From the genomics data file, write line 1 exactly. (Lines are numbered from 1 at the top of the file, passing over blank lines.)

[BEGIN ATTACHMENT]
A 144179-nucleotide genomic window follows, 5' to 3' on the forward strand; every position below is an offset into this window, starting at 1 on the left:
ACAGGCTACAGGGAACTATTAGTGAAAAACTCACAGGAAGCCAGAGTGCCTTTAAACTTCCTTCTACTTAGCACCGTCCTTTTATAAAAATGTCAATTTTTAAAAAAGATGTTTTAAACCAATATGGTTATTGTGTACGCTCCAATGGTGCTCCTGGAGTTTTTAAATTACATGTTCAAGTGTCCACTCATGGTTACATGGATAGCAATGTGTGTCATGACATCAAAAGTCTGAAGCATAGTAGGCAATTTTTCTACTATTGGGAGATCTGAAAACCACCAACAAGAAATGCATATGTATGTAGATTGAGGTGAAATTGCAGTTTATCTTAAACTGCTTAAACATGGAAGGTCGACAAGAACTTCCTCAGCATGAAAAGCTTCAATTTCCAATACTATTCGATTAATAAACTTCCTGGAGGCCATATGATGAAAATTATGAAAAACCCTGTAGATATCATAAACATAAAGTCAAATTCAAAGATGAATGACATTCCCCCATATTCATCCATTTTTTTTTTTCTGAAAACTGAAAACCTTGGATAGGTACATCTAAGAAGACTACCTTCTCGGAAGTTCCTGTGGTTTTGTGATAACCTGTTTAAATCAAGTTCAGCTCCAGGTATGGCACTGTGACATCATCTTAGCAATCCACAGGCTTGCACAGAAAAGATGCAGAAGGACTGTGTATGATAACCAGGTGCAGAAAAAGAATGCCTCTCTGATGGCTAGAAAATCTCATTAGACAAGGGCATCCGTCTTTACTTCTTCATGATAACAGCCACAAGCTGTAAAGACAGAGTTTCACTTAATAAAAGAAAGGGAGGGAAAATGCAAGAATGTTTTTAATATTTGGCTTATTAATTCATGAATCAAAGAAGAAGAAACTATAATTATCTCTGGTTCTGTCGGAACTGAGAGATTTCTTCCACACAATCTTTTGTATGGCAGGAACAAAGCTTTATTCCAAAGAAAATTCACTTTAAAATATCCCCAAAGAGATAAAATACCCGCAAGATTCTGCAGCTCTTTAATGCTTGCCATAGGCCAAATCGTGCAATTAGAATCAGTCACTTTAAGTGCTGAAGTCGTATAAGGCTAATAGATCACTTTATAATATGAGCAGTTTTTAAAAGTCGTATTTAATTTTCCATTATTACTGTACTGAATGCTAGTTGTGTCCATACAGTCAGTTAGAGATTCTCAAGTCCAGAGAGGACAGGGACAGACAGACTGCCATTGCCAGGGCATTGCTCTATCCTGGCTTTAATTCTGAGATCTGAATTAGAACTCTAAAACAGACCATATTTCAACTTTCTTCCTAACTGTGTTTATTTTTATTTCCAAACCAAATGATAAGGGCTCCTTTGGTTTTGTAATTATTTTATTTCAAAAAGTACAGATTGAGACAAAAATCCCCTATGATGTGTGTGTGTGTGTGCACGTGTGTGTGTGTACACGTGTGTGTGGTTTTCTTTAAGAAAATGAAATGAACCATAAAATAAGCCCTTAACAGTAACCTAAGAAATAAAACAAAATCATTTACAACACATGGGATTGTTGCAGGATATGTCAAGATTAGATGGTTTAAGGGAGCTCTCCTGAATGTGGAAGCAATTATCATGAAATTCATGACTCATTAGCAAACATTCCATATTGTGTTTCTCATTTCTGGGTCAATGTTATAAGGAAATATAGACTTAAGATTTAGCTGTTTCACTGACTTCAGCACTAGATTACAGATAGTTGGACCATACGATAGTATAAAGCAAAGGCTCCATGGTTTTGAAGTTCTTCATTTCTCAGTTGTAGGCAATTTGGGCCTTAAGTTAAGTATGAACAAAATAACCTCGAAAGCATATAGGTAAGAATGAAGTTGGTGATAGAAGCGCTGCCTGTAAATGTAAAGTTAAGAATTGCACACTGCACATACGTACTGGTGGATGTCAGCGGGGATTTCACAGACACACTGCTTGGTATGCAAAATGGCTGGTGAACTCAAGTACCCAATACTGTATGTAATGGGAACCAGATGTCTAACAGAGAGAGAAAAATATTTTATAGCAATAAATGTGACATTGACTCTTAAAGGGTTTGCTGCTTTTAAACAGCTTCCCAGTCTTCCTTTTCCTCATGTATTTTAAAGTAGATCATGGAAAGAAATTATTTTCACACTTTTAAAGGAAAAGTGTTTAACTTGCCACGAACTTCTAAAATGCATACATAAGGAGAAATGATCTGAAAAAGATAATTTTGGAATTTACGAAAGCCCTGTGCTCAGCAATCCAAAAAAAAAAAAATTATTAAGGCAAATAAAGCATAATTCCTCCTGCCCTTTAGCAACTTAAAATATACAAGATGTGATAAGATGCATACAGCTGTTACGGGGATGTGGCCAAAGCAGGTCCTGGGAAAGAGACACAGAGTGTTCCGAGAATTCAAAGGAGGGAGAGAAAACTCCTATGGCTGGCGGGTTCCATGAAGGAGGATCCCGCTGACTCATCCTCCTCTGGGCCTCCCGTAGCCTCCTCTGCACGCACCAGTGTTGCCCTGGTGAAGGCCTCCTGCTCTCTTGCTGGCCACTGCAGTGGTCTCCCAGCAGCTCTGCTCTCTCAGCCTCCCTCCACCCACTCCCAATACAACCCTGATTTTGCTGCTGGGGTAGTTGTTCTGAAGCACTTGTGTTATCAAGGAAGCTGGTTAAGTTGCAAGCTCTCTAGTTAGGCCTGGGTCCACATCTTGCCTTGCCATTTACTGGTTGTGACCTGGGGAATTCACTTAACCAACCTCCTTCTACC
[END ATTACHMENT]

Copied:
A 144179-nucleotide genomic window follows, 5' to 3' on the forward strand; every position below is an offset into this window, starting at 1 on the left: